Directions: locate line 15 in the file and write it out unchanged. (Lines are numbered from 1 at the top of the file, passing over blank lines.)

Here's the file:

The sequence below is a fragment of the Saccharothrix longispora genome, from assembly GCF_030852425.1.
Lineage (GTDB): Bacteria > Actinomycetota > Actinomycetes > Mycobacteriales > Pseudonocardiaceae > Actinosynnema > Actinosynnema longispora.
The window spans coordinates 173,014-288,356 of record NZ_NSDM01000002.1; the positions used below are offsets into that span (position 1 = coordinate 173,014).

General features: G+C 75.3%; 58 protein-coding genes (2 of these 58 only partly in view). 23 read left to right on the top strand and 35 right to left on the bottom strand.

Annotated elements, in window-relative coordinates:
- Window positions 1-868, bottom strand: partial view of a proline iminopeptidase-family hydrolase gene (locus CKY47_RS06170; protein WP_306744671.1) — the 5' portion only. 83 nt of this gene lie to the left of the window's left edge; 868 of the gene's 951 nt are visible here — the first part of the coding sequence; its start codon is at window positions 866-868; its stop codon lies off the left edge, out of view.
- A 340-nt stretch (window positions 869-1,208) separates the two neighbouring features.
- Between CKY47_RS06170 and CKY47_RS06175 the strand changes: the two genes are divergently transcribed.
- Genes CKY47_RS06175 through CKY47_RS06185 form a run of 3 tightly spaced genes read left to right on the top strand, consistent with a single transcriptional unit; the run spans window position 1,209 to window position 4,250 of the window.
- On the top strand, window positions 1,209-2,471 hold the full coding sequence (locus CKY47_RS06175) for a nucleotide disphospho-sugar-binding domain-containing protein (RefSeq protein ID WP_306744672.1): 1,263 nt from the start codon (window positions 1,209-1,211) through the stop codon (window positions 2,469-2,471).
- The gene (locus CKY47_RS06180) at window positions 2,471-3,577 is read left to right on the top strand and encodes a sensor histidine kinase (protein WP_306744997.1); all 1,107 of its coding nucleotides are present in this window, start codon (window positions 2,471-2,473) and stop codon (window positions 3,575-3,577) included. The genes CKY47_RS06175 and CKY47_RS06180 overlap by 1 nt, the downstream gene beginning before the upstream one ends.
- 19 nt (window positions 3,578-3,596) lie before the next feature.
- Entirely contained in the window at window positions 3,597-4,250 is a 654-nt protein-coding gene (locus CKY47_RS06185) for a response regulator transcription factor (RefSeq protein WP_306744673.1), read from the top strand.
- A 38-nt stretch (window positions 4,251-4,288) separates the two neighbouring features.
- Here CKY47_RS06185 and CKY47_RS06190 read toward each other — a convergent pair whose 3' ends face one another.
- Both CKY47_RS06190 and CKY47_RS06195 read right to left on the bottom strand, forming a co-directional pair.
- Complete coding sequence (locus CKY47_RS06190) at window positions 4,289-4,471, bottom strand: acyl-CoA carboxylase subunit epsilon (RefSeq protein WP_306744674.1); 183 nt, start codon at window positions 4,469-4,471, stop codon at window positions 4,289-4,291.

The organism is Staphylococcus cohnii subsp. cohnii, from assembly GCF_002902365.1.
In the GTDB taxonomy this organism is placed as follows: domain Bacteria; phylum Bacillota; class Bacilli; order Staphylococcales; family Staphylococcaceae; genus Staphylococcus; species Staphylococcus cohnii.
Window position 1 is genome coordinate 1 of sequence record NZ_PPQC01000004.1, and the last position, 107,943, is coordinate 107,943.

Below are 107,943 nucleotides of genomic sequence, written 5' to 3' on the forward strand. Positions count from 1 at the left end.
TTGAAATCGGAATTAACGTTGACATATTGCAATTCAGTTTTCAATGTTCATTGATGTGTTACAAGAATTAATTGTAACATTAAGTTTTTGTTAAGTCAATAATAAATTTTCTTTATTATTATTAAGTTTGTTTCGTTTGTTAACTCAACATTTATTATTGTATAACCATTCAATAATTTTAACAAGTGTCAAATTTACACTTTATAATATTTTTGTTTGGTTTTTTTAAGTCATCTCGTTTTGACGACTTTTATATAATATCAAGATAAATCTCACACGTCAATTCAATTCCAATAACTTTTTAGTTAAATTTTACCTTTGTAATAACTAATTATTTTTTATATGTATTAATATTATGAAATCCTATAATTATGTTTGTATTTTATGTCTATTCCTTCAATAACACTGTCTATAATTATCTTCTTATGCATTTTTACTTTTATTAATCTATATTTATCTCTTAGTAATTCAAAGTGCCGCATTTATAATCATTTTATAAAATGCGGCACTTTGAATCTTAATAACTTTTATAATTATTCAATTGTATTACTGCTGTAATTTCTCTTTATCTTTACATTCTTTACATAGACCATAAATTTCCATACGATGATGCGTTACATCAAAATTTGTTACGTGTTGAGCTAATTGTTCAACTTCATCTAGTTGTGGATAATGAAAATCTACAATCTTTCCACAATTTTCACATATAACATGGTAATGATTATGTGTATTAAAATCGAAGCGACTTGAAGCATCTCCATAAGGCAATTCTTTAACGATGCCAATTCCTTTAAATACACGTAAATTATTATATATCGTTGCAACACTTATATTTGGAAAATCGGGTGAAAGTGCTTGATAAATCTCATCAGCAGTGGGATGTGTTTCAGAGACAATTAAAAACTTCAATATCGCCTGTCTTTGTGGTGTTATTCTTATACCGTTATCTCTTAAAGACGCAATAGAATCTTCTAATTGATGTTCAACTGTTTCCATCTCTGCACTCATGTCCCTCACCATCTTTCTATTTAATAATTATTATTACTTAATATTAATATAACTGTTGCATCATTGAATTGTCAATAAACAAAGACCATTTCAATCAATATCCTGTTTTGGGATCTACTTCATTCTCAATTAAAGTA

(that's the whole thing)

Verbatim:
- Here CKY47_RS06185 and CKY47_RS06190 read toward each other — a convergent pair whose 3' ends face one another.